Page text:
#TOP14 – J19
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The All Stars Selection Conundrums
If you were picking an All Stars team right now – who would get the nod? Off the back of the Rugby Championship there have already been some tantalising lists created of the best XV the Southern Hemisphere has to offer including a great piece for The Roar by Geoff Parkes that got everyone talking.
But the All Stars aren’t about the best players from one tournament – they are about a group who can come together for one tour; who can shake off their national pride for a few weeks and find a new identity together, not as Australians or Kiwis or Saffers – but as All Stars.
There are some exciting challenges when it comes to selecting a starting XV for that crucial first Test.
Who makes the back row for example? As a huge fan of Sam Cane, the Kiwi flanker would be given every chance of getting back to fitness and if he had a good Super Rugby season behind him then he’d be on the team sheet.
Michael Hooper might not have made the run on side at the beginning of this year. He always gave everything on the field but there were questions over just how effective he was and he still struggled with some of the onfield leadership responsibilities especially around decision making in key moments.
But his 2021 for the Wallabies after his Super Rugby break has seen him improve in almost all aspects of his game and he deserves a starting spot in the All Stars.
You’d have to start Siya Kolisi – partly because of his ability but also for other reasons that will become clear later on. As Geoff Parkes explains though in his piece, Akira Ioane had one arm in the jersey before the Boks made him look just good, rather than great, and Pablo Matera has a lot of credit in the back despite a poor TRC. Duane Vermeulen is not the player he was two years ago so he misses out.
So that leaves number eight. There’s arguably no clear winner here. The easy choice is to give the jersey to Ardie Savea and he wouldn’t let you down but it’s not his natural position. Has Rob Valetini done enough to jump ahead of Savea? Savea gets the nod if I was making the call.
What about at scrum half where you’ve got two of the current best No.9s in the world going head to head? Aaron Smith v Faf de Klerk is a great battle when they play against each other but who do you pick when you can only have one?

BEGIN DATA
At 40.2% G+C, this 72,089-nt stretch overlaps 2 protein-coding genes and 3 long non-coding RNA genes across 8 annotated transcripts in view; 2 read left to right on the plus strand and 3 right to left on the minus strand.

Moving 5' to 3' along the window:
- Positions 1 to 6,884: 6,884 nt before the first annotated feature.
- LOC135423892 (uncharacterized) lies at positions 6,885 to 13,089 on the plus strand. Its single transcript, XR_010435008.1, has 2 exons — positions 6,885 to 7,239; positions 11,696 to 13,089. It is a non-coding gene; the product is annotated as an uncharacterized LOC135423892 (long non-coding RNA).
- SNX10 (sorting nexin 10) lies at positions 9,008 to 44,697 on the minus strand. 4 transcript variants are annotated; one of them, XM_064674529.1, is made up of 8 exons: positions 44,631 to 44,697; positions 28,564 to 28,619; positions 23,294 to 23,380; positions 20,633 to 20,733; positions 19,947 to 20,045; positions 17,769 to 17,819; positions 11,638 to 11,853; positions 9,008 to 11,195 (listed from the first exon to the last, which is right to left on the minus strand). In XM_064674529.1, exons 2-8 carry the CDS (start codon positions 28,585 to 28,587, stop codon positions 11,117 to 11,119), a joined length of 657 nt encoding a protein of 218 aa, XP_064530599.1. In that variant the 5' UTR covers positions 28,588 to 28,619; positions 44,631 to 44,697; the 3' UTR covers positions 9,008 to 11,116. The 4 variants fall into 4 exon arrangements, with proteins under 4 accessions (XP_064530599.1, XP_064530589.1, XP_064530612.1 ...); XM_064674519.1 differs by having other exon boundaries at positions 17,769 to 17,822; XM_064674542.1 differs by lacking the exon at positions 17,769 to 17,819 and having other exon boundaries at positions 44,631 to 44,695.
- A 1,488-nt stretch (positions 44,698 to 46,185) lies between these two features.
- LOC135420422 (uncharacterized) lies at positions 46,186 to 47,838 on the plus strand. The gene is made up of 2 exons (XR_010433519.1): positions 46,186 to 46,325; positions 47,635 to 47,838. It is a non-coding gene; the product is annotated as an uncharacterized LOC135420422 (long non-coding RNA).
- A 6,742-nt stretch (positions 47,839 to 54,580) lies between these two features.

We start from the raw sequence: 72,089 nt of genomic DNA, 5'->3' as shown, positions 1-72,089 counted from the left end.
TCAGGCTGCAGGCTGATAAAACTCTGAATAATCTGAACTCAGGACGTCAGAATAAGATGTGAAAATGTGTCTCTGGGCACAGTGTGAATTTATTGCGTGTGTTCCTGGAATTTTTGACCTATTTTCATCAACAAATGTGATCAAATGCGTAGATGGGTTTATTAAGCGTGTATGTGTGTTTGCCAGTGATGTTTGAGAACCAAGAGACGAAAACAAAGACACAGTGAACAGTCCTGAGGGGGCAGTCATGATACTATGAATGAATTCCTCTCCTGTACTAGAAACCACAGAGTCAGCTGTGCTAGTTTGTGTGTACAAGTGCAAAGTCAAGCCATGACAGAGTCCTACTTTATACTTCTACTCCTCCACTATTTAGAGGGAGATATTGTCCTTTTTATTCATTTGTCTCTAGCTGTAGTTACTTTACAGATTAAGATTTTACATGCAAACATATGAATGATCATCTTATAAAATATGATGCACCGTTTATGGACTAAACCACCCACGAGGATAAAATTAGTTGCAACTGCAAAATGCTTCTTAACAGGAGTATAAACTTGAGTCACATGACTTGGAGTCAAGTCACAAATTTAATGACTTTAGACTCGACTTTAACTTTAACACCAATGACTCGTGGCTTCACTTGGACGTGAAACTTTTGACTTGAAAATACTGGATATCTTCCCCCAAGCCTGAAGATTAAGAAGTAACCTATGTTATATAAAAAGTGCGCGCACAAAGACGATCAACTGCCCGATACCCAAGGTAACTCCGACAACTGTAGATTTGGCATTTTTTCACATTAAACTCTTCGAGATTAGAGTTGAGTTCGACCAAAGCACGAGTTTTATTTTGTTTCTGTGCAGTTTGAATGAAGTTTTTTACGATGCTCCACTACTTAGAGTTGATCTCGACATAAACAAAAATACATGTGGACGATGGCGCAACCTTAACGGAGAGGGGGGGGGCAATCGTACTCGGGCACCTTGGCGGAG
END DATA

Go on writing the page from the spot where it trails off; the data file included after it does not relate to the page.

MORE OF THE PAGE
Faf is not in his 2019 form that’s for sure and Smith continues to deliver at the highest level so he’d get the start. But Faf would be there coming off the bench and the game plan would be for him to terrorise tired defences with his running game and lay off the boot quite so much.
When it comes to the wings there are a sweet shop of choices to consider. A fit Cheslin Kolbe would surely get one wing but what do you then do with Marika Koroibete, red hot Andrew Kellaway, Sevu Reece and Will Jordan? Five players – two wing spots.
Final question to consider – who gets the honour of leading the first All Stars tour? You might well have four international skippers in your pack with three of them in the back row. But only one can wear the armband.
Savea hasn’t cemented his reputation as a great leader yet, isn’t a lock for a starting XV position and so is out of the running. Hooper and Kolisi are both strong leaders but with his success at the highest level over the past couple of years Kolisi will make a good skipper for the All Stars. This also means he is going to get one of the back row slots as well.
With all that in mind, here’s the All Stars XV who would take the field to play France right now…
1. Steven Kitshoff
2. Malcolm Marx
3. Taniela Tupou
4. Brodie Retallick
5. Eben Etzebeth
6. Siya Kolisi (c)
7. Michael Hooper
8. Ardie Savea
9. Aaron Smith
10. Richie Mo’unga
11. Sevu Reece
12. David Havili
13. Samu Kerevi
14. Marika Koroibete
15. Jordie Barrett
16. Julian Montoya
17. Frans Malherbe
18. James Slipper
19. Lood de Jager
20. Rob Valetini
21. Faf de Klerk
22. Rieko Ioane
23. Beauden Barrett
Time to dream
It would take an incredible amount of logistic and political cooperation and compromise and there are plenty of reasons not to make this happen. But seeing the very best players from the Southern Hemisphere tour and play together would be something very special.